There are disadvantages with cautions, such as people accepting a caution just to get out of the police station, so they need to be treated with care, but the right to free legal representation should go some way to mitigate this. Another potential problem is imaginative/ innovative conditions, but requiring somebody in their eighties who's crashed in these circumstance to surrender their licence seems uncontroversial to me.

I've administered countless formal cautions and I'm by no means unusual in this respect. I'm not so conceited as to believe they all made a big difference but I don't think a wigging from a judge is significantly more effective than a carpeting from a police officer, but the latter costs many thousands of pounds less.

brynpoeth
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Re: He didn't even stop!

Postby brynpoeth » 16 Jul 2018, 4:40pm

What words did you use to caution them, did you have strict instructions what to say?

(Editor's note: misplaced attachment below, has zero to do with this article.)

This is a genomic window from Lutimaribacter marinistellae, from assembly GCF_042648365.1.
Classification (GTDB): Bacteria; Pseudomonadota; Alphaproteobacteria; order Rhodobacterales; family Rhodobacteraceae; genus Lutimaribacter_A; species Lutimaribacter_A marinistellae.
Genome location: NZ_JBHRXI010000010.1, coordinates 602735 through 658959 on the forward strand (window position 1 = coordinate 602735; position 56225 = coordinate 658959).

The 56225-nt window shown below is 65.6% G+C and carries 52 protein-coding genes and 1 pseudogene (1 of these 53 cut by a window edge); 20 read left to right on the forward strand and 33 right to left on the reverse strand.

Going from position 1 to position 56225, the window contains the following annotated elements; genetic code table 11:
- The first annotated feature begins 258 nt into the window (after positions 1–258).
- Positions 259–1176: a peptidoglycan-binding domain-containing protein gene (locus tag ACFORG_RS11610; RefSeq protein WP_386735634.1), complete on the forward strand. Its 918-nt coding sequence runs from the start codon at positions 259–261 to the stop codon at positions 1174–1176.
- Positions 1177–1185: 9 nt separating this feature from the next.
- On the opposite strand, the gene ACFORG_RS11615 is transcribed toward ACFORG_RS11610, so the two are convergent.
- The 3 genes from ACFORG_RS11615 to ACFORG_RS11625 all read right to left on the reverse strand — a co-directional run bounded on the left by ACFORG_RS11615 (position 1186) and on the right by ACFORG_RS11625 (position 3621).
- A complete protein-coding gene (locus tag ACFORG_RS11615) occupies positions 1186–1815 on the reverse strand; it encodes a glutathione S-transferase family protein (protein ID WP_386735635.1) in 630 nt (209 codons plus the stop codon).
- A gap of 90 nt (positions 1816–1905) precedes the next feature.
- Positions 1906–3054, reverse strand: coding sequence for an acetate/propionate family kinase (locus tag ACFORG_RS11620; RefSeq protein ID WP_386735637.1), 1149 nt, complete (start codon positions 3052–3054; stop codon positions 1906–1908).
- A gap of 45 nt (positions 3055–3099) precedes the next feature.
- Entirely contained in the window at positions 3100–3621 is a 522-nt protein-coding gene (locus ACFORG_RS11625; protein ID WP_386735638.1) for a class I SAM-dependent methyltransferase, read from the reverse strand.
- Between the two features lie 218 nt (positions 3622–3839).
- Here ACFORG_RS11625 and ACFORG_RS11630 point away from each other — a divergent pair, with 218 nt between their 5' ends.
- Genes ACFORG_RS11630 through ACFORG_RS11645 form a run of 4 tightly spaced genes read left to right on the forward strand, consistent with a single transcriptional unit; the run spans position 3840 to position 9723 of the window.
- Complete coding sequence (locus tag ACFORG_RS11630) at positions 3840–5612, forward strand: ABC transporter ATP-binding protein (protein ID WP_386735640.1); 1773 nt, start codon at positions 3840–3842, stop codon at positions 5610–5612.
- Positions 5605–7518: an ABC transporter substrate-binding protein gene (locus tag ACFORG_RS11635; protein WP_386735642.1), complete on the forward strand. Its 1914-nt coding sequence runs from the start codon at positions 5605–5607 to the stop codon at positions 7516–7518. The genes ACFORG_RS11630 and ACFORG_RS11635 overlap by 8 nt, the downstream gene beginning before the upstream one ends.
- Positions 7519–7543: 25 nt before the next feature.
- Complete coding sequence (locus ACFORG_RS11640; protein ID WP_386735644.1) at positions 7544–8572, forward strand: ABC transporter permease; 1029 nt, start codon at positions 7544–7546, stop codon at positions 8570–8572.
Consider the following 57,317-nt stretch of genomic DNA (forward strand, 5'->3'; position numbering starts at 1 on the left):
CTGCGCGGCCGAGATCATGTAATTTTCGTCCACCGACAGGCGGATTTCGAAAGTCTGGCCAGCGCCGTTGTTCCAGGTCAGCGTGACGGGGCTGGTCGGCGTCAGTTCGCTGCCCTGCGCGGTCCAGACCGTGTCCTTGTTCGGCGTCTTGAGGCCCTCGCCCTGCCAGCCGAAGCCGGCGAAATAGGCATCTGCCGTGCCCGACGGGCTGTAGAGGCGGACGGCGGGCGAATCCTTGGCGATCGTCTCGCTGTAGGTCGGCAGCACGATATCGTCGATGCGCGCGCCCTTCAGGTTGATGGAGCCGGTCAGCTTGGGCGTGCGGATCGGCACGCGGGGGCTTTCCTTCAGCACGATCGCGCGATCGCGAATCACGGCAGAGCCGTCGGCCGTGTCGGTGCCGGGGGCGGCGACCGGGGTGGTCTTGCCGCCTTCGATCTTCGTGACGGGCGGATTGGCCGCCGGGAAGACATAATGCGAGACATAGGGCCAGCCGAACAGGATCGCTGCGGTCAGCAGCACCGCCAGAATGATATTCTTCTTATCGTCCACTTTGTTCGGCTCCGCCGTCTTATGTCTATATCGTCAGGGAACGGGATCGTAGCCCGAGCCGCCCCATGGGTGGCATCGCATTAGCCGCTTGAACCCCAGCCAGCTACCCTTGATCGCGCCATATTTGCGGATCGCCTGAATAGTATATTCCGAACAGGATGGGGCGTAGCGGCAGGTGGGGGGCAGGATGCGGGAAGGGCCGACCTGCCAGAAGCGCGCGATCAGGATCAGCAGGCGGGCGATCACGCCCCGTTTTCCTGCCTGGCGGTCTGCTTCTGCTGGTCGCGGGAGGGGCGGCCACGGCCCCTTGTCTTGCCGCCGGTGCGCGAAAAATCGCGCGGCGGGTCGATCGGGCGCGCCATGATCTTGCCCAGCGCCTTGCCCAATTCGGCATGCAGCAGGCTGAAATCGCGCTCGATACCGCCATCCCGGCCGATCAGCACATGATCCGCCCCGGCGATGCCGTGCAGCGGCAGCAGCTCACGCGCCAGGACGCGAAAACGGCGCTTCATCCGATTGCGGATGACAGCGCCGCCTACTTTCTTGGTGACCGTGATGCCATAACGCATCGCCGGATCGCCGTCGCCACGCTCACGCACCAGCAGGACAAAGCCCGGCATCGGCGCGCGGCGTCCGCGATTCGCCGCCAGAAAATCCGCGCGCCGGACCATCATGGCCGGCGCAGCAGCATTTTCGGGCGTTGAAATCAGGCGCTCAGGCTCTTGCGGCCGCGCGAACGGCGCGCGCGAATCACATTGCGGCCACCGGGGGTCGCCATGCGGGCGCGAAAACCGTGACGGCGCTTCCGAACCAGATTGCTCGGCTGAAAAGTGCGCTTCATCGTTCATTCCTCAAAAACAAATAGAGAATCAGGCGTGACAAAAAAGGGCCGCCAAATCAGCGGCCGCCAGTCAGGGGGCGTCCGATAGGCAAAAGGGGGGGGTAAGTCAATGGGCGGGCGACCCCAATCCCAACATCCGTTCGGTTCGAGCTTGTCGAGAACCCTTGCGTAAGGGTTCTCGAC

Alternative facts welcome .. Cycling? Of course, but it is far better on a Gillott

Alan O
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Re: He didn't even stop!

Postby Alan O » 16 Jul 2018, 4:48pm

pwa wrote:If he got to 81 without hitting someone before, he has almost certainly experienced a deterioration in his spatial awareness, due to eyesight or other issues. So he is not going to be able to mend his ways even if he wants to. He was unfit to drive on the day of the collision and he will remain so.

That, yes.

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jezer
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Re: He didn't even stop!

Postby jezer » 16 Jul 2018, 5:12pm

This story has been featured on the MX5 Owners’ Club pages for some days, and has attracted many comments. (The car involved was a Mazda MX5). Condemnation of the driver has been as universal as it has on here, with comments similar to this group. There is certainly no attempt to offer any excuse for the appalling driving standards of this man.